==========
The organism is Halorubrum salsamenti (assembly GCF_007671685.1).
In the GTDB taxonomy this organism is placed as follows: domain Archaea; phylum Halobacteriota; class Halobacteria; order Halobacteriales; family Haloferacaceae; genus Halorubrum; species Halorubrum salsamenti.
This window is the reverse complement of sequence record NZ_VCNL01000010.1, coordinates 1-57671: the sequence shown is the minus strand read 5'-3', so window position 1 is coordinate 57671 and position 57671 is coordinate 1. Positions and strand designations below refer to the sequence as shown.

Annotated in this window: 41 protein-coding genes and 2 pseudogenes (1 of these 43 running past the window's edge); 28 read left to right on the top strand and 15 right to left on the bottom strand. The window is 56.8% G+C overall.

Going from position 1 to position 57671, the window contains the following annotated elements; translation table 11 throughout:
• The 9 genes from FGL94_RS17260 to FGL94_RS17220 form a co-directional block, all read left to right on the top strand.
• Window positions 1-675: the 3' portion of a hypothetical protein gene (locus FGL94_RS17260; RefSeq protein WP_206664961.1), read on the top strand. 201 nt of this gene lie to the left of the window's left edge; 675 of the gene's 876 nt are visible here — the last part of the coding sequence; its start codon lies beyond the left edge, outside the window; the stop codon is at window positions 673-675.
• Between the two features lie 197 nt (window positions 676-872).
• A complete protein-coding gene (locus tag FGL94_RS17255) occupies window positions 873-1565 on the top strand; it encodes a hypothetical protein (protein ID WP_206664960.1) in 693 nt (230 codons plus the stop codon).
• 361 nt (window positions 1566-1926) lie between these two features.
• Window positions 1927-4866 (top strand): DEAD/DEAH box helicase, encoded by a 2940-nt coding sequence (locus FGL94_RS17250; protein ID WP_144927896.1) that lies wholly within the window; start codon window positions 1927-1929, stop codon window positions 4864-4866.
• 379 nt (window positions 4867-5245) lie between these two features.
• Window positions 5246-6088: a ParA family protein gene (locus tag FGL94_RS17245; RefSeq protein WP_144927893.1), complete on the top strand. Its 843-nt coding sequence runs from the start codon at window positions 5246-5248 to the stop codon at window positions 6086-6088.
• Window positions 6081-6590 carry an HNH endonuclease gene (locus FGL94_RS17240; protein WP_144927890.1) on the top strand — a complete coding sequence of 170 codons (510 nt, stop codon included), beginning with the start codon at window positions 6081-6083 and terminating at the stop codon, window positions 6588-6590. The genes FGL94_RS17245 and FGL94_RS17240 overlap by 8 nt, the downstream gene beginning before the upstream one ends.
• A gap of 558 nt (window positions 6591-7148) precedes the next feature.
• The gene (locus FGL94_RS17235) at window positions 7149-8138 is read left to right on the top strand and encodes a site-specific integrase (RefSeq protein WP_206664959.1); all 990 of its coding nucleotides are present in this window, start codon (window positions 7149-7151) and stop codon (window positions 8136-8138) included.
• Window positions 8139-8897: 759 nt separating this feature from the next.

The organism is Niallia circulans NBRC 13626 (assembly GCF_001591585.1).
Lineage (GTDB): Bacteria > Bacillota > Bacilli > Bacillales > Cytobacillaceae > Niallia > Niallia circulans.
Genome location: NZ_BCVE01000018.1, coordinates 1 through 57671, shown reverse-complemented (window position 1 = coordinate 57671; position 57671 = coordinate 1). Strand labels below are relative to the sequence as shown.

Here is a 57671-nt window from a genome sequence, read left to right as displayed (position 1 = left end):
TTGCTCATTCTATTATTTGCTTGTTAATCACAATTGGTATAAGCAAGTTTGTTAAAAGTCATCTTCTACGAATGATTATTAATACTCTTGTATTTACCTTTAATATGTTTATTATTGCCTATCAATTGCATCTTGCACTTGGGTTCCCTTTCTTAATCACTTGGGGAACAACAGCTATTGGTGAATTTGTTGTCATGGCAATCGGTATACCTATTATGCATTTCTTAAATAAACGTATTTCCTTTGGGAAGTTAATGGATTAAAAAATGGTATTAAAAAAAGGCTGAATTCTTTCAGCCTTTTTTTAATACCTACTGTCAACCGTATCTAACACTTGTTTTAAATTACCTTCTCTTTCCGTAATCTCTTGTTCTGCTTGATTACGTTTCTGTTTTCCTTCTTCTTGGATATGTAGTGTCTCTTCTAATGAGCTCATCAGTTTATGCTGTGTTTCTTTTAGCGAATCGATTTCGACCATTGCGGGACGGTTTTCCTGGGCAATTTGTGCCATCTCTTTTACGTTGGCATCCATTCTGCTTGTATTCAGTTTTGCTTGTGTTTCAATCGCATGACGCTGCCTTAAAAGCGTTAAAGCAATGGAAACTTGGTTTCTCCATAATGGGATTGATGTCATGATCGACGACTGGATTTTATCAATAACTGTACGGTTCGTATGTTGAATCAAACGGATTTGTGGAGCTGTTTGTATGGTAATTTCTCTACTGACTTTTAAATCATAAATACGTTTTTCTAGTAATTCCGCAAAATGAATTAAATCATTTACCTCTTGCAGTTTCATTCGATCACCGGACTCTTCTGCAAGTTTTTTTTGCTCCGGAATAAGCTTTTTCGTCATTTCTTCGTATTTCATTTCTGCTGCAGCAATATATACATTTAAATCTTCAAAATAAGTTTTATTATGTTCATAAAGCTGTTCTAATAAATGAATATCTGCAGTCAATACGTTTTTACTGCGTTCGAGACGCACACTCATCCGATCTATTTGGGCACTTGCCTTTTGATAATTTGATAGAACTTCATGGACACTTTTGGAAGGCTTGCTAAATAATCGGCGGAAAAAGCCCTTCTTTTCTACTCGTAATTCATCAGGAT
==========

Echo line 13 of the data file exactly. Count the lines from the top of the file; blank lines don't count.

• Window positions 5246-6088: a ParA family protein gene (locus tag FGL94_RS17245; RefSeq protein WP_144927893.1), complete on the top strand. Its 843-nt coding sequence runs from the start codon at window positions 5246-5248 to the stop codon at window positions 6086-6088.